Subject(s)
Diabetes Mellitus, Type 1/physiopathology , Neural Conduction/physiology , Peripheral Nerves/physiology , Action Potentials/physiology , Adult , Electric Stimulation , Electromyography , Female , Fingers/innervation , Humans , Male , Middle Aged , Reaction Time/physiology , Signal Processing, Computer-Assisted
15.
Electromyogr Clin Neurophysiol ; 32(7-8): 411-6, 1992.
Article in English | MEDLINE | ID: mdl-1526224

ABSTRACT

A new computer-assisted method to evaluate sensory conduction velocity distribution and dispersion of the digital nerve of the middle finger in normal subjects and in type I and type II diabetic subjects without any neurological impairment is reported. Distribution curves were exponentially shaped in normal and in diabetic subjects. In insulin-dependent diabetics, only slower conduction velocity fibers were involved, whereas no significant difference was observed between the non-insulin-dependent diabetic group and the control group.


Subject(s)
Diabetes Mellitus, Type 1/physiopathology , Diabetes Mellitus, Type 2/physiopathology , Neural Conduction/physiology , Neurons, Afferent/physiology , Adult , Aged , Electric Stimulation , Electromyography , Evoked Potentials, Somatosensory/physiology , Female , Humans , Male , Middle Aged , Time Factors
16.
Electromyogr Clin Neurophysiol ; 32(7-8): 403-9, 1992.
Article in English | MEDLINE | ID: mdl-1526223

ABSTRACT

A computer-assisted collision method to evaluate motor conduction velocity distribution of the ulnar and external peroneal nerves in normal subjects and in insulin-dependent and non-insulin-dependent diabetics without clinical signs of neuropathy is described. Distribution curves were sigmoidally (bimodally) shaped in normal and in insulin- and non-insulin-dependent subjects. In insulin-dependent patients, motor conduction velocity of the peroneal nerves was globally impaired, whereas of the ulnar nerves it was normal. In non-insulin-dependent patients, slower conduction velocity was involved in both nerves.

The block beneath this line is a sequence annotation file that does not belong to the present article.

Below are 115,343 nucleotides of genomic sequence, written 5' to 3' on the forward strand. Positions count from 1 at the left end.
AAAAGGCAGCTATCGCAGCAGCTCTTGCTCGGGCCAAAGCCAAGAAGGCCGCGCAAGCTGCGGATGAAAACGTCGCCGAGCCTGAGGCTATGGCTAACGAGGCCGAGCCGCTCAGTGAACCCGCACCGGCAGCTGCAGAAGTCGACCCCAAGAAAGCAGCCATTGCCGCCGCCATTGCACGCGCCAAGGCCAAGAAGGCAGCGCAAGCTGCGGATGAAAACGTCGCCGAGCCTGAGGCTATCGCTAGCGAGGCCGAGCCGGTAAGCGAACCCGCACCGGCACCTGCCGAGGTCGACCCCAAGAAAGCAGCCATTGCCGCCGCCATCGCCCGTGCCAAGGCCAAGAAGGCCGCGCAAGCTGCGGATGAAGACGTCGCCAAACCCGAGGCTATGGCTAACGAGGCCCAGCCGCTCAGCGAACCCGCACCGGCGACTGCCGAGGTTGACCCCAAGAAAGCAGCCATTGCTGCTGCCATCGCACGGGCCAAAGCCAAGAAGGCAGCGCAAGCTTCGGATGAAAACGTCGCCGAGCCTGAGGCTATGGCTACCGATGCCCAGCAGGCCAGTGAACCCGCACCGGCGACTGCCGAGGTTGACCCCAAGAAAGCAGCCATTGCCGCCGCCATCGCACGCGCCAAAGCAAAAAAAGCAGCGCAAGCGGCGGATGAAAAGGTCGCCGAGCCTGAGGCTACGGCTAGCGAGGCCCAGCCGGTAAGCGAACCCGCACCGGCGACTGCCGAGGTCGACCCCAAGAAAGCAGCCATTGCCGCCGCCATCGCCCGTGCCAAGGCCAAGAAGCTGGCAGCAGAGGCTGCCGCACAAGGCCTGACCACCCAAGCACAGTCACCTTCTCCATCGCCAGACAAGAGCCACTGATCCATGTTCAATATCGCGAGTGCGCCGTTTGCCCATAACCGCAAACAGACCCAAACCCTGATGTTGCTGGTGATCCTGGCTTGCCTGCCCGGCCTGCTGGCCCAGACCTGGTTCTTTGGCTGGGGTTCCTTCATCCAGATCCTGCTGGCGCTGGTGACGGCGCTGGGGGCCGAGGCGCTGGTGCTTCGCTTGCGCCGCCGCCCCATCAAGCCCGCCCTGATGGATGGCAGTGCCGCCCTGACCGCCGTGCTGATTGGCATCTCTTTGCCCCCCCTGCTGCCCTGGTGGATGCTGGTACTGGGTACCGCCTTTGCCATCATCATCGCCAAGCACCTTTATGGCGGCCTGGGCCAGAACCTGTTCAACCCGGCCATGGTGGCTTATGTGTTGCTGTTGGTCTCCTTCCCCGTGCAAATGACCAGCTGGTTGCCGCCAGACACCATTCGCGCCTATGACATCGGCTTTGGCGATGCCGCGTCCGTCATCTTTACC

Subject(s)
Diabetes Mellitus, Type 1/physiopathology , Diabetes Mellitus, Type 2/physiopathology , Motor Neurons/physiology , Neural Conduction/physiology , Action Potentials/physiology , Adult , Aged , Electric Stimulation , Electromyography , Female , Humans , Male , Middle Aged , Muscles/innervation , Muscles/physiopathology , Time Factors
17.
Electromyogr Clin Neurophysiol ; 31(3): 151-6, 1991 Apr.
Article in English | MEDLINE | ID: mdl-2049990

ABSTRACT

The authors report normative data on the electrical response (EMG response) recorded from the mentoneal muscles by repetitive mechanical stimulation of the palmar and dorsal surface of the hand in 23 normal adults: the palmomental reflex (PMR). An early and late response was observed in 11 cases. The PMR potentials showed great variability in latency, amplitude and duration and were present in about 70% of the subjects in whom the PMR was undetectable by visual inspection. In 3 cases the reflex was also observed contralaterally to the side of stimulation. The afferent branch of the normal PMR is constituted of impulses originating mainly from the median nerve skin and muscle receptors. Such impulses could reach facial motor nuclei either through short-(paucisynaptic) or long-loop (thalamocortical) circuits.


Subject(s)
Chin , Facial Muscles/physiology , Hand/physiology , Muscles/physiology , Physical Stimulation , Reflex/physiology , Action Potentials/physiology , Adult , Electromyography , Evoked Potentials/physiology , Female , Humans , Male , Middle Aged , Pressure , Reaction Time
18.
Acta Neurol Belg ; 91(4): 213-22, 1991.
Article in English | MEDLINE | ID: mdl-1746243

ABSTRACT